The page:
American Found Among Detainees in Guantanamo
By Sgt. 1st Class Kathleen T. Rhem, USA
American Forces Press Service
WASHINGTON, April 4, 2002 -- A 22-year-old man believed to be a U.S. citizen has been identified among the detainees at the naval base at Guantanamo Bay, Cuba.
Yasser Esam Hamdi surrendered to U.S. and friendly Afghan forces after a deadly four-day prison riot near Mazar-e Sharif, Afghanistan, in November 2001. The uprising was the same during which CIA officer Johnny Michael Spann was killed Nov. 25 and alleged American Taliban member John Walker Lindh was taken into custody.
Hamdi indicated to American officials at Guantanamo that he was born to Saudi parents in Baton Rouge, La. His family allegedly moved back to Saudi Arabia when Hamdi was "a toddler," Pentagon spokeswoman Torie Clarke said in a pres briefing this morning.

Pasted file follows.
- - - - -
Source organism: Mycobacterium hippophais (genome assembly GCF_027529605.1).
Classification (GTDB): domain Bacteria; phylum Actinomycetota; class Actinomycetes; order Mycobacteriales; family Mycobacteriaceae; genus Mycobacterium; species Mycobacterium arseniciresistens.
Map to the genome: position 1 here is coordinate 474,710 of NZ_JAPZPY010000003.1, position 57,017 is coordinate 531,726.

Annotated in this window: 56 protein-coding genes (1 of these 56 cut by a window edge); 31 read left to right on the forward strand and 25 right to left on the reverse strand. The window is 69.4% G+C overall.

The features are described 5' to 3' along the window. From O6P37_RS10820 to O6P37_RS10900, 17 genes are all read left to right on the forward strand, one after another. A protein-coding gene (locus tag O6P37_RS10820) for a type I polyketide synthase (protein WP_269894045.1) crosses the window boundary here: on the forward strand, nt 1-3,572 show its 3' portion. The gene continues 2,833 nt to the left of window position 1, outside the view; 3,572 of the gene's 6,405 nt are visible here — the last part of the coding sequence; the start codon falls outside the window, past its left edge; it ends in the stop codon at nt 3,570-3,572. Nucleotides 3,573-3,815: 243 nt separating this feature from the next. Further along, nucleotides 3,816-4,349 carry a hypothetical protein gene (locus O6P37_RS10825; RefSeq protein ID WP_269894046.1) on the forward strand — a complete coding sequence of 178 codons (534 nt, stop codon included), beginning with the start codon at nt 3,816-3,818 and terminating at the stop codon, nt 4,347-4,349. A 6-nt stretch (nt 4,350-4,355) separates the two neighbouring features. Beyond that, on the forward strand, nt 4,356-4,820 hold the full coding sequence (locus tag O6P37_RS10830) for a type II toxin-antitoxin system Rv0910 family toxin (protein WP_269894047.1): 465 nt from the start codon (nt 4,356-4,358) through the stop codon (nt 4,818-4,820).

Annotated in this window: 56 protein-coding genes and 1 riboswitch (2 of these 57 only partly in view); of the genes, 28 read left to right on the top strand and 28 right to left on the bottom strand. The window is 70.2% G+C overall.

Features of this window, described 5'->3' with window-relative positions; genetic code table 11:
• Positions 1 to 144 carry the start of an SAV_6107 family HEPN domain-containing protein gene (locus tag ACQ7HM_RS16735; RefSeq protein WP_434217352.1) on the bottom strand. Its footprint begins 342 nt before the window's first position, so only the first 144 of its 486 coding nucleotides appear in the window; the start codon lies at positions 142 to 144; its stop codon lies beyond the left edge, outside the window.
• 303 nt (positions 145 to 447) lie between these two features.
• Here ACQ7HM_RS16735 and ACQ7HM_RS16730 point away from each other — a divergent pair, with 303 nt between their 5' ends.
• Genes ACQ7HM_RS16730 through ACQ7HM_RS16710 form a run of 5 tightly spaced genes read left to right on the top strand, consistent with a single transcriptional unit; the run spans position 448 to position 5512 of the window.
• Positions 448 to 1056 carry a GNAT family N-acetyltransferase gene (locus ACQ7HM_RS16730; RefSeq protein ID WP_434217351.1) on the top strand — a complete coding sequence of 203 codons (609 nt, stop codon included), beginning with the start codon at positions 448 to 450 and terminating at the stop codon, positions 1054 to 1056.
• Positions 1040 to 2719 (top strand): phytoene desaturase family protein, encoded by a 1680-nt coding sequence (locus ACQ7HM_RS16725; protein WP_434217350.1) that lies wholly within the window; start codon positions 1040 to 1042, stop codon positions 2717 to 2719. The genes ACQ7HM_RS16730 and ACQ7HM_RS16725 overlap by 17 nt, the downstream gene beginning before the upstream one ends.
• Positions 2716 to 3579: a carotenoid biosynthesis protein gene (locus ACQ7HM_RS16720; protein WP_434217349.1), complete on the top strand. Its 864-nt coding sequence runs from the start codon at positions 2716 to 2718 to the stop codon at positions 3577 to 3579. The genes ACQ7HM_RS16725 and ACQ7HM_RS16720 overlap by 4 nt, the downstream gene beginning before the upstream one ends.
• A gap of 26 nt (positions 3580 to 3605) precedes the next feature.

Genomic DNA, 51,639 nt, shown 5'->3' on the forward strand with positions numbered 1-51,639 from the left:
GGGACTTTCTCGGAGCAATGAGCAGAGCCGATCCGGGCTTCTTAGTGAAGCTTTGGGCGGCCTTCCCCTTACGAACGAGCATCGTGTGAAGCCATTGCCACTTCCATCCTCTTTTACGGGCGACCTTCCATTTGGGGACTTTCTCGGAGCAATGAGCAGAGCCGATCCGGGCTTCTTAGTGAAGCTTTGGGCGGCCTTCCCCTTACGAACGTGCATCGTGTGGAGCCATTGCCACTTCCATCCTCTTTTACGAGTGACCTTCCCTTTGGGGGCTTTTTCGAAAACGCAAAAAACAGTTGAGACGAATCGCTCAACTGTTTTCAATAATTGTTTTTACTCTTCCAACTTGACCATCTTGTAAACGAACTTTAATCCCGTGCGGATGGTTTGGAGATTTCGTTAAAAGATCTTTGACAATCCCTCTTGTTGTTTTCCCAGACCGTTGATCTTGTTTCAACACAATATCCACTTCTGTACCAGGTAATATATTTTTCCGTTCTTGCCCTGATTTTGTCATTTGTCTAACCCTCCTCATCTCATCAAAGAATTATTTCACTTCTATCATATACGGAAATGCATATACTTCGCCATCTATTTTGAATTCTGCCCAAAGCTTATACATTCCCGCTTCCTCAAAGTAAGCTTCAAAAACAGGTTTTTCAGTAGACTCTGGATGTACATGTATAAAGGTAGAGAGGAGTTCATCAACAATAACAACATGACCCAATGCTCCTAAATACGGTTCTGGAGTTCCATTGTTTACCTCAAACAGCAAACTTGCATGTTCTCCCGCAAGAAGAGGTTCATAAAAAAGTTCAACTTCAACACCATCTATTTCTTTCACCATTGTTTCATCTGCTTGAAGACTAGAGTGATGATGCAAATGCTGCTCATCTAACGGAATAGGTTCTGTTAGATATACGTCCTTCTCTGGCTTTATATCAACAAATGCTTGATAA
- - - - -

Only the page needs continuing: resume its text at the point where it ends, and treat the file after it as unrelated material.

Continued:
"We are working with the Department of Justice to really determine all the particulars including his citizenship," Clarke said. "(Justice Department officials) have a birth certificate that indicates he was born in the U.S. It's our understanding that his parents were employed in Louisiana when he was born and returned to Saudi Arabia within a very few years."
If an American citizen, Hamdi would not be subject to trial by military commission, Clarke said. Defense and Justice officials are working together to determine how best to deal with Hamdi provided his citizenship status is confirmed. Clarke said she hoped to know more specifics "by later today."
She also noted that Sunday marks six months since U.S. and coalition military operations began Oct. 7 in Afghanistan. "If you think about the progress that's been made in six months, it's been pretty remarkable," she said. "But as we always say, and we said on Oct. 7, and we'll probably be saying for a long time to (come), we still have a long way to go."